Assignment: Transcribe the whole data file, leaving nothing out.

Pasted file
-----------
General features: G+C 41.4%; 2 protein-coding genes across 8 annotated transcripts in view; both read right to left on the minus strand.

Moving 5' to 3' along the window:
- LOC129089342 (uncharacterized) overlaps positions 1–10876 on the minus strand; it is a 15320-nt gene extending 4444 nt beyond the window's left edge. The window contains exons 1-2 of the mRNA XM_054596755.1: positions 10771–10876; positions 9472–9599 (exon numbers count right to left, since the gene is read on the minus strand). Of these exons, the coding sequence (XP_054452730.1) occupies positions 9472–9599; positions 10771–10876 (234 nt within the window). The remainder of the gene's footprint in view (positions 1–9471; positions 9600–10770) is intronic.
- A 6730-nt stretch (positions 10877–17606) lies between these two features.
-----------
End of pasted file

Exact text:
General features: G+C 41.4%; 2 protein-coding genes across 8 annotated transcripts in view; both read right to left on the minus strand.

Moving 5' to 3' along the window:
- LOC129089342 (uncharacterized) overlaps positions 1–10876 on the minus strand; it is a 15320-nt gene extending 4444 nt beyond the window's left edge. The window contains exons 1-2 of the mRNA XM_054596755.1: positions 10771–10876; positions 9472–9599 (exon numbers count right to left, since the gene is read on the minus strand). Of these exons, the coding sequence (XP_054452730.1) occupies positions 9472–9599; positions 10771–10876 (234 nt within the window). The remainder of the gene's footprint in view (positions 1–9471; positions 9600–10770) is intronic.
- A 6730-nt stretch (positions 10877–17606) lies between these two features.